[grid@oda11 ~]$ srvctl status scan_listener
SCAN Listener LISTENER_SCAN1 is enabled
SCAN listener LISTENER_SCAN1 is running on node oda12
SCAN Listener LISTENER_SCAN2 is enabled
SCAN listener LISTENER_SCAN2 is running on node oda12

Register databases

In normal circumstances the databases should register themselves to the new listener. I have seen this working on an ODA X5-2 running version 12.1.2.4.0.
So normally you are done with the database part.

Unfortunately version 12.1.2.6.0 introduced a bug which prevents the registration of the database with the new listener.
The bug is related to bug 19884033 : ORA-2097 AND ORA-119 ATTEMPTING TO SET LISTENER_NETWORKS PARAMETER BY THE AGENT
Unfortunately the fix for this bug didn’t make it to the next release, nor the patchset of version 12.1.2.7.0.
DO NOT try to install the normal server patchset Patch 19884033!! I have tried this and almost ruined our ODA installation.
Please wait for a patch specifically for the ODA.

Waiting for the bugfix, Oracle support supplied the following workaround.

ALTER SYSTEM SET listener_networks='((NAME=net2)(LOCAL_LISTENER=(DESCRIPTION=(ADDRESS=(PROTOCOL=TCP)(HOST=<net2_node1_vip>)(PORT=1521)))))','((NAME=net2)(REMOTE_LISTENER=net2_scan:1521))' SCOPE=BOTH SID='<instance1>';
ALTER SYSTEM SET listener_networks='((NAME=net2)(LOCAL_LISTENER=(DESCRIPTION=(ADDRESS=(PROTOCOL=TCP)(HOST=<net2_node2_vip>)(PORT=1521)))))','((NAME=net2)(REMOTE_LISTENER=net2_scan:1521))' SCOPE=BOTH SID='<instance2>';

Login to both the DB instances and run:

SQL> alter system register;

I am still working with Oracle support to get a one-off patch for this issue.

Using the private network

To use the private network, just add another network adapter to the vm or vmtemplate.

oakcli configure vm <vm name> -network "['type=netfront,bridge=net1','type=netfront,bridge=net2']"
oakcli configure vmtemplate <vm template name> -network "['type=netfront,bridge=net1','type=netfront,bridge=net2']"

In the VM the interfaces will be present as eth0 and eth1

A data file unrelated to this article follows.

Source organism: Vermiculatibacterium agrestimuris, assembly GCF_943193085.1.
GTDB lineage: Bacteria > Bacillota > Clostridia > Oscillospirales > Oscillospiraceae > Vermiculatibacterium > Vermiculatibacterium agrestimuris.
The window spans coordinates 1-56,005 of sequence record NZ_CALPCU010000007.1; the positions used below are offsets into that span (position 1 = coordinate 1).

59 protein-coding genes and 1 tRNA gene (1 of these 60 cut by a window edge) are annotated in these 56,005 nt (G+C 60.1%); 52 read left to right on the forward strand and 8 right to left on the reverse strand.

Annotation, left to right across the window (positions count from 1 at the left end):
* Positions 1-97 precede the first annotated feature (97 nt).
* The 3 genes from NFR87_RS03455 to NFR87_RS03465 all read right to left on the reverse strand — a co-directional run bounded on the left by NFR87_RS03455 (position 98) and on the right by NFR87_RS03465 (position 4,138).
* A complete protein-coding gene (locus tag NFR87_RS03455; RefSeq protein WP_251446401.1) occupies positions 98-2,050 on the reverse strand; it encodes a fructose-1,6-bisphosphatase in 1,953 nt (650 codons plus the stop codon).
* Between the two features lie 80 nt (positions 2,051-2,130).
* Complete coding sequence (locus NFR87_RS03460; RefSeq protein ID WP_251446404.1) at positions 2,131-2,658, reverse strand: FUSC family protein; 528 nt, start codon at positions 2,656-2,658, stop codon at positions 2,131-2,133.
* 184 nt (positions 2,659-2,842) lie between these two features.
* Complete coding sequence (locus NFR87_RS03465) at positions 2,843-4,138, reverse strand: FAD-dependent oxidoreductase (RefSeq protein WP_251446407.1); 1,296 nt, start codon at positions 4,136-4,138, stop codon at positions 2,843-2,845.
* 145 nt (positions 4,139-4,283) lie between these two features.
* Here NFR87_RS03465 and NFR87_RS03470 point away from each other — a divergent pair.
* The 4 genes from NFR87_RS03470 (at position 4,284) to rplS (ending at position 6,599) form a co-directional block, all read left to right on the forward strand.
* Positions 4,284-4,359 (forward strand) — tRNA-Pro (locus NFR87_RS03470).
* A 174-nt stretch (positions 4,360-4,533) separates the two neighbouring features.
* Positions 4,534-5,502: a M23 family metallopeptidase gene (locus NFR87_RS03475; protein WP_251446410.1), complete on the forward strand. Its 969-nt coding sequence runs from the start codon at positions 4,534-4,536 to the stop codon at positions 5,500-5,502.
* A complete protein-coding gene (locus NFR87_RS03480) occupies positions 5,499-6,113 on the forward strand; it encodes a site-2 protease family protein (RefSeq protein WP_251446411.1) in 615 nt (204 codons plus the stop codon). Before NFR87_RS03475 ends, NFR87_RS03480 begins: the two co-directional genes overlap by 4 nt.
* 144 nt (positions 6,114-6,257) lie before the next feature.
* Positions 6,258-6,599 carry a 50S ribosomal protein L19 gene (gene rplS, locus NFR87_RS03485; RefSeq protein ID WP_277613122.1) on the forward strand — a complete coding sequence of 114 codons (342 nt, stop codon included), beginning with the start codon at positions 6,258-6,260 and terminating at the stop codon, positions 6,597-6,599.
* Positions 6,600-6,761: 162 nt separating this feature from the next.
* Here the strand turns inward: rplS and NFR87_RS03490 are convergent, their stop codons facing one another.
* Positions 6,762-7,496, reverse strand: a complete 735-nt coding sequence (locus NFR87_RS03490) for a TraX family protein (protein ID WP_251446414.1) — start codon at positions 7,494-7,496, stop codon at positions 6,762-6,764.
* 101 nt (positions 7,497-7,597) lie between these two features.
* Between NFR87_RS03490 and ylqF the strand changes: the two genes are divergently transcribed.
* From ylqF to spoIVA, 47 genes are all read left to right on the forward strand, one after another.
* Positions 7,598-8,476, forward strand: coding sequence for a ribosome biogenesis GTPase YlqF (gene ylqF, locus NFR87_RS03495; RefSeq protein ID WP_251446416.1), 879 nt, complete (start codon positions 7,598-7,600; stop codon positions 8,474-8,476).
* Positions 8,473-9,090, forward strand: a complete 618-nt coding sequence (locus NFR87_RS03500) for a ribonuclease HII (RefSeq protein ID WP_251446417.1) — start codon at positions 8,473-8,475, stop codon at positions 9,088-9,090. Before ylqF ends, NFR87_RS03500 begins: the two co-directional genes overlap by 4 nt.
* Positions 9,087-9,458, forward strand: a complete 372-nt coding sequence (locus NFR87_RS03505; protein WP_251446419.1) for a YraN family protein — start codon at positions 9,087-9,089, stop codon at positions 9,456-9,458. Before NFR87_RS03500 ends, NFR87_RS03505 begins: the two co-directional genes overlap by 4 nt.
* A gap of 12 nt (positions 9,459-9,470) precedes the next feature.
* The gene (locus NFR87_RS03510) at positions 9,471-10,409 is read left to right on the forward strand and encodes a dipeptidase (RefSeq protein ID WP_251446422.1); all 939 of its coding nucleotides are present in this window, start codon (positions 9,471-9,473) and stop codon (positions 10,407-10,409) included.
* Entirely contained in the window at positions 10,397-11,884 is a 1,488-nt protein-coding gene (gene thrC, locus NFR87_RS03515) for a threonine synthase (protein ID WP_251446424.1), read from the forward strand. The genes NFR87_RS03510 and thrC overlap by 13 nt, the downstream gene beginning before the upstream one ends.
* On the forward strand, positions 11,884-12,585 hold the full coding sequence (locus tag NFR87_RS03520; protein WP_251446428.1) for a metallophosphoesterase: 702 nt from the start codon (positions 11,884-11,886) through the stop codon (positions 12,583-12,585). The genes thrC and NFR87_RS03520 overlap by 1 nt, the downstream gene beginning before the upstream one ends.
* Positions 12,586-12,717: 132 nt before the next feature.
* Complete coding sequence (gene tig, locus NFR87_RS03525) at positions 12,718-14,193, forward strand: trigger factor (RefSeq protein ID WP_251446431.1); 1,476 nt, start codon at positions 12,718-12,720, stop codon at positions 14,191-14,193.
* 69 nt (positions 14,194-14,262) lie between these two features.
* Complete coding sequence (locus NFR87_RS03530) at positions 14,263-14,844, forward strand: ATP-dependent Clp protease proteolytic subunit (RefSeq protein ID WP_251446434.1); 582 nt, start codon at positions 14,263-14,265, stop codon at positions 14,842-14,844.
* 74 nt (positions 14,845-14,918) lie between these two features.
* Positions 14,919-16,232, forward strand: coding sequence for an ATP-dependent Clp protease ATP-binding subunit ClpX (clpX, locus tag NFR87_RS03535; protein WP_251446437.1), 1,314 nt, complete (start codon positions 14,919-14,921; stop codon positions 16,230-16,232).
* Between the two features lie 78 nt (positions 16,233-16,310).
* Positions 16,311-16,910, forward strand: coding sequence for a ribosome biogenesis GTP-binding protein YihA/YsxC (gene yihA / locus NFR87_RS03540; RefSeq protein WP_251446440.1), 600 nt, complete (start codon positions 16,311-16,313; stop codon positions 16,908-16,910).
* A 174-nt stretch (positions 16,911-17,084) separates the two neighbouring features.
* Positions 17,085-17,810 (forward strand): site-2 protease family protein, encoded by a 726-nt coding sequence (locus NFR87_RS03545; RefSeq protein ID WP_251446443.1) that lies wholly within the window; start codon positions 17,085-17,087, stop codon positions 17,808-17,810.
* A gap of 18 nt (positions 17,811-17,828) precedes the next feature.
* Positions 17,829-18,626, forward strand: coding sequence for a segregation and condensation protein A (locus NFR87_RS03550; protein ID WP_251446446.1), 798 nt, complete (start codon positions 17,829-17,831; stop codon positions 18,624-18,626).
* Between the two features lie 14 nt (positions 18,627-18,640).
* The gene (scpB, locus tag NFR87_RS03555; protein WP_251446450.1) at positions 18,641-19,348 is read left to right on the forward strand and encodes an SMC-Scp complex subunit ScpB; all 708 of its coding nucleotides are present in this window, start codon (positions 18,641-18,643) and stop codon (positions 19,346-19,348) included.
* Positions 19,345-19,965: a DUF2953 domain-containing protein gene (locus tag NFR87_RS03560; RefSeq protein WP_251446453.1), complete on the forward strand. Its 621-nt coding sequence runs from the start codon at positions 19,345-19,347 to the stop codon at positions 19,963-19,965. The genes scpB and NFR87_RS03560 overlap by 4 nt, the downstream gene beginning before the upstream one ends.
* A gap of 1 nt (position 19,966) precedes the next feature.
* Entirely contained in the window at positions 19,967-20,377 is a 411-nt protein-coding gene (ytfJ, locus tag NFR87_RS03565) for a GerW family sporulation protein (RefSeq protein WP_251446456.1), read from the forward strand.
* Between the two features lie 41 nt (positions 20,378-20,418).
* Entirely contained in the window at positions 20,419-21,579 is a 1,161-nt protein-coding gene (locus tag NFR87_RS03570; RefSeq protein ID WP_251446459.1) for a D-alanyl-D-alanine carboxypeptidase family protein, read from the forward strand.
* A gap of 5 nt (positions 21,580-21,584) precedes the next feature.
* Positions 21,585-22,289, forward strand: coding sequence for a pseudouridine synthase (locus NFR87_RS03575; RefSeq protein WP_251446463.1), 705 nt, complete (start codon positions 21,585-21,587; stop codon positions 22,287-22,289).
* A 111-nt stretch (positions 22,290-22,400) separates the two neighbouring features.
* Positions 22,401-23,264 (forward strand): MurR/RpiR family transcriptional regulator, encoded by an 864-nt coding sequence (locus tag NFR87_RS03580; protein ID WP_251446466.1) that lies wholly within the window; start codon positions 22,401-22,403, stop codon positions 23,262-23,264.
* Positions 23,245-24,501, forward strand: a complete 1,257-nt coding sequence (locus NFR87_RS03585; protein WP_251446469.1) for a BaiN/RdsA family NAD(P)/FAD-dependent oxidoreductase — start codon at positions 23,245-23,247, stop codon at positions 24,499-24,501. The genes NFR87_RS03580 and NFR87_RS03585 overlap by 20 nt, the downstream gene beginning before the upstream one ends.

Let’s take a look at the pictures I used in the previous blog, which are part of the design as an example.

In this design I configured the Oracle Traffic Director (OTD) and Fusion Middleware (in this case SOA Suite and MFT) VM’s with two interfaces.

The OTD is configured to listen on the public interface and routes traffic to the FMW components on the private interface.

The FMW components are configured to listen only on the private network. That way all traffic to the FMW components have to come from the OTD.
Also all cluster communication between the FMW components is routed through the private interface.

The FMW components route database traffic to and from the ODA_BASE through the private interface.

Note. The public interface on the FMW VM’s is only used for SSH.

Summary

By creating a private network on an ODA, you are not only able to improve performance. You are also capable of separating traffic from public to private. This creates a real one-box solution and, if implemented correctly, increases security. You are able to hide the back-end systems from the clients.
At customer sites where I have implemented the private network, they are very pleased with the solution.

Related Documents

Oracle Database Appliance Documentation
ODA: How to Change Oracle Database Appliance IP Addresses Post Deployment (Doc ID 1504734.1)
ODA (Oracle Database Appliance): HowTo Configure Multiple Public Network on GI (Grid Infrastructure) 12c (Doc ID 2101109.1)
Oracle White Paper on Oracle Single Client Access Name (SCAN)
Oracle Support Bug 19884033 : ORA-2097 AND ORA-119 ATTEMPTING TO SET LISTENER_NETWORKS PARAMETER BY THE AGENT
Network considerations on an ODA X5-2

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About Author

Jaap Poot is a Principal Oracle Consultant at AMIS, an Oracle, Java, and SOA specialist based in The Netherlands. He works as a consultant with the main focus on Fusion Middleware products. With wide knowledge in other areas such as Exalogic, ODA, Oracle VM, Linux, Database, provisioning, networking and several scripting languages.